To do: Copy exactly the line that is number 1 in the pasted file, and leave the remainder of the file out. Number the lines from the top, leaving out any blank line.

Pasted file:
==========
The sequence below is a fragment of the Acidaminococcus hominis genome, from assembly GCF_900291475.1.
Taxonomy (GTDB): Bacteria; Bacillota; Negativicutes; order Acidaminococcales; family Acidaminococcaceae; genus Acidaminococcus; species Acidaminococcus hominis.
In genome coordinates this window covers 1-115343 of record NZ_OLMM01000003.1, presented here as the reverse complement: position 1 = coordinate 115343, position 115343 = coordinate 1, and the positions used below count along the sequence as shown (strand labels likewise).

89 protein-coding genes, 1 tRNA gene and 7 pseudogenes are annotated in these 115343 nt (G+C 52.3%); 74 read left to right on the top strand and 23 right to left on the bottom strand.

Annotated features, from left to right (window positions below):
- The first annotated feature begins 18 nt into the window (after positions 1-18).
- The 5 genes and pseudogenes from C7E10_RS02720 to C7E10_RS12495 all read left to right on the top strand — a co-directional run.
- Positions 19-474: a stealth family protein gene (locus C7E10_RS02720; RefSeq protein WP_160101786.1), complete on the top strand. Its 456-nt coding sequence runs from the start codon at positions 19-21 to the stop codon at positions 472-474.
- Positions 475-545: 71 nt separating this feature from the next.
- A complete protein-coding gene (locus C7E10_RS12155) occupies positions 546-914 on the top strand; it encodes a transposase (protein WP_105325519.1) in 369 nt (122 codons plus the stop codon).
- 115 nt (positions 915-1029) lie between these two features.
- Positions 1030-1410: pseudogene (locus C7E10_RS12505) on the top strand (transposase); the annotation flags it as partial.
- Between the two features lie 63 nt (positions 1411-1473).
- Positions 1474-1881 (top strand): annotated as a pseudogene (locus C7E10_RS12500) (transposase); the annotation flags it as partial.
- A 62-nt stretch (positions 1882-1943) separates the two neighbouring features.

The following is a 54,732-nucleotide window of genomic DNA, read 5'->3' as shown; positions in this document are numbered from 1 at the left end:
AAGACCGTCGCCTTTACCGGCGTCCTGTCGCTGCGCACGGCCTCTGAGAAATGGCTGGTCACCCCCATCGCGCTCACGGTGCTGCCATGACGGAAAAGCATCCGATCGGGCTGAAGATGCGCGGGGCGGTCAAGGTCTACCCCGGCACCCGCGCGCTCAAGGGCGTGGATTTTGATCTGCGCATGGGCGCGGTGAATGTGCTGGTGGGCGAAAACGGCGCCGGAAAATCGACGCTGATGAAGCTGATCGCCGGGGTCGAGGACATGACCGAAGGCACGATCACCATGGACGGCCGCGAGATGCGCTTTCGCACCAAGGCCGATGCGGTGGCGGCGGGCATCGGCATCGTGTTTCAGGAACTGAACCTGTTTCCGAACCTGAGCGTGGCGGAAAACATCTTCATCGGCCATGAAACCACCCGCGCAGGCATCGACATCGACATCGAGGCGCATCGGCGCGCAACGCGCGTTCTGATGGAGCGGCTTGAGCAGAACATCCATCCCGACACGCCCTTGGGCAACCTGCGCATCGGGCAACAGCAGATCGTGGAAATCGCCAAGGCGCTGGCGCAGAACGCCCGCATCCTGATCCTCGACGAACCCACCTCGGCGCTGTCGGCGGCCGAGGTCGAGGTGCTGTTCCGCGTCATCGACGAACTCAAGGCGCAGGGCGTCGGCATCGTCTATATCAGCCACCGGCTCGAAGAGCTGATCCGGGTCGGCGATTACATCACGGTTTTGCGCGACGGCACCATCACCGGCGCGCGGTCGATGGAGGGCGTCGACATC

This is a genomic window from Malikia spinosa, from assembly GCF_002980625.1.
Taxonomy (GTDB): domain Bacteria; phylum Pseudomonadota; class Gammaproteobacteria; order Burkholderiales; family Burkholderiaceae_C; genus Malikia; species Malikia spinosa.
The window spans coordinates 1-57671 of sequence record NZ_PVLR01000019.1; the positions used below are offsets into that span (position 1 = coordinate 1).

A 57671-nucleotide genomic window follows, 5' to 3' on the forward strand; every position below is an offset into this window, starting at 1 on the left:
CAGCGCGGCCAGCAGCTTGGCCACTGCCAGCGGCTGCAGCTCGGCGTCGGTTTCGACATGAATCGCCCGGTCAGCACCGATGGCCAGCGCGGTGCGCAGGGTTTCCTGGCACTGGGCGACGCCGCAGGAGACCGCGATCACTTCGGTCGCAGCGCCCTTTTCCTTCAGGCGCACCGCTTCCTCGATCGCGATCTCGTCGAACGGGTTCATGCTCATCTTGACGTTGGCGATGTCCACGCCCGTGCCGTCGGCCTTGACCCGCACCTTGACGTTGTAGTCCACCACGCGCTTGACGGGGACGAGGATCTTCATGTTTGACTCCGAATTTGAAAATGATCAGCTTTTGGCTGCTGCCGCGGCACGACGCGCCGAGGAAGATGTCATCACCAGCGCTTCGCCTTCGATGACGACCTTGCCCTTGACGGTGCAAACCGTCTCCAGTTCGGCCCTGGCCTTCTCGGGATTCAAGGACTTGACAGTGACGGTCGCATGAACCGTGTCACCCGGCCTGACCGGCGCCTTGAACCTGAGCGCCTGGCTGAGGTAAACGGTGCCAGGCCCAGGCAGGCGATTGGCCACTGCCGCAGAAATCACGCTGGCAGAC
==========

The sequence below is a fragment of the Acidaminococcus hominis genome, from assembly GCF_900291475.1.